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Top 5 Employer Considerations For Your Company’s Office Holiday Party

by Karyn H. Rhodes | SHRM-SCP, SPHR on Nov 8, 2022 3:12:04 PM

Plans for holiday parties are underway at many employers for the upcoming season. And while these celebrations can boost employee satisfaction, they can also be risky for your organization if things go wrong. What can you do to make your office holiday party a positive experience for everyone? We’ll share the top things to think about.

In this article, we’ll discuss 5 key things you’ll want to consider to make sure you avoid potential problems. After reading this, you’ll be prepared to plan an event that’s fun and fosters morale while limiting your liability.

Top 5 Things to Consider With Your Company Holiday Party

As you plan your year-end celebration, there are several important considerations to keep in mind. We’ll address 5 of them here.

1. Serving Alcohol

One of the biggest decisions you’ll need to make as you plan your office holiday party is whether to serve alcohol at your event. Even if you have a drug- and alcohol-free workplace policy, the party can be a narrow exception. However, if you choose to serve alcohol, you’ll want to be aware of the potential risks that come along with this decision.

For example, alcohol can lower inhibitions. And that could lead to inappropriate behavior such as employees making sexual advances or offensive remarks that could give rise to a claim of harassment or discrimination.

There’s also the risk of employees drinking and driving. To make sure employees get home  safely from your company holiday party, you may want to consider holding your event near public transportation and provide a shuttle there or cover cab or ridesharing costs.

One way to mitigate these unwanted consequences is to control consumption so employees don’t drink too much. To do that, you may want to:

  • issue drink tickets to limit the amount and avoid an employee overdrinking
  • limit the timeframe in which you’ll serve drinks, for example, only during a 2-hour window
  • hold the party on a week night or earlier in the evening such as between 5 and 7 p.m.
  • only serve beer and wine

And be sure to ask supervisors to set a good example themselves.

2. Ensuring Inclusivity

Another issue you’ll want to address in your office holiday party plans is whether you should invite all employees or if you can limit attendance to certain groups. Since the party should be a morale-boosting opportunity for your company, best practices are to make sure all employees are invited.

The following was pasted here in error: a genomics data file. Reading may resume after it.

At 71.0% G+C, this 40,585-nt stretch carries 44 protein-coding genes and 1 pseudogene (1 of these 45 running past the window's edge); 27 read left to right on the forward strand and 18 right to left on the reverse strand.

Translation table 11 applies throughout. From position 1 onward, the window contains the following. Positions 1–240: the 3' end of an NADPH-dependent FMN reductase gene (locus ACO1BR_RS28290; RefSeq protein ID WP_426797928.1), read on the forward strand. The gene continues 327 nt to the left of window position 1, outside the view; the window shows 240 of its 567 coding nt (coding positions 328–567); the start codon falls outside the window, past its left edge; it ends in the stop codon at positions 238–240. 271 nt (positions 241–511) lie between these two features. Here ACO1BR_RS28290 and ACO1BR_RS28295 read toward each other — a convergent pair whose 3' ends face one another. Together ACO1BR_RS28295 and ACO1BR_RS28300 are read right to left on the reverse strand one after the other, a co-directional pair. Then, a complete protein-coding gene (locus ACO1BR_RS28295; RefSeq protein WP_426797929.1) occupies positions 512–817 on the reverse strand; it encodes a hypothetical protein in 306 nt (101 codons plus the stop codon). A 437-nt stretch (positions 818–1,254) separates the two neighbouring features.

And, in today’s environment, that means remote employees as well. If it’s too costly to fly remote workers to your headquarters to attend, consider sponsoring a regional holiday party if several workers live near each other or ship a gift card to a restaurant so they can enjoy a meal on the company. You’ll also want to be inclusive when it comes to spouses, meaning, if managers are allowed to bring spouses, then non-managerial employees should be able to also.

3. Preventing Sexual Harassment

Even in a more casual setting like an office holiday party, it’s important that employees understand the same sexual harassment workplace policies apply in any work-related setting, including at an event that’s on or off site. While employees may have reviewed and signed these policies previously, remind them in advance of what the expectations are and that the rules aren’t any different than they are at the office.

If you witness inappropriate behavior at the party, you should be prepared to respond as well. Be sure to plan in advance how you’ll address situations like this that arise like inappropriate behavior on the dance floor that crosses the line. Will you warn the employee? Ask them to leave? It’s important to have protocols established so you can immediately step in.

4. Avoiding Religious Discrimination

Many holiday events focus on Christmas themes in terms of things like music and decorations. However, it’s important that your year-end celebration be inclusive of all employees and their religious backgrounds.

Avoid using the term Christmas and keep your event more general by calling it a year-end or holiday party intended to recognize employees’ efforts and contributions. You’ll also want your decorations to be secular or you could put up décor for each holiday. Lastly, be sure to plan your event around religious holidays that occur in December, so your dates don’t conflict with employees’ observances.

5. Requiring Attendance

While you’d ideally like all employees to join in your office holiday party, it’s important to make attendance voluntary. Not only may some employees not feel comfortable attending due to personal reasons such as alcohol being served, mandatory attendance could give rise to wage and hour issues. For example, if you don’t pay nonexempt employees, then the party would likely be considered “compensable.”  

And be sure that employees understand there will be no negative actions taken if they don’t attend, such as not receiving a bonus or not getting opportunities to advance.

How to Best Plan Your Office Holiday Party

Your company holiday party should be a positive experience. And paying attention to these common pitfalls can help ensure it is. As you plan your event, you may not feel you have the expertise in house to design a celebration that’s compliant with employment laws and regulations, limits your potential liability, and increases employee satisfaction, and may be considering an HR provider. Read our next article on the top 5 signs you may need outsourced HR assistance to help you decide.

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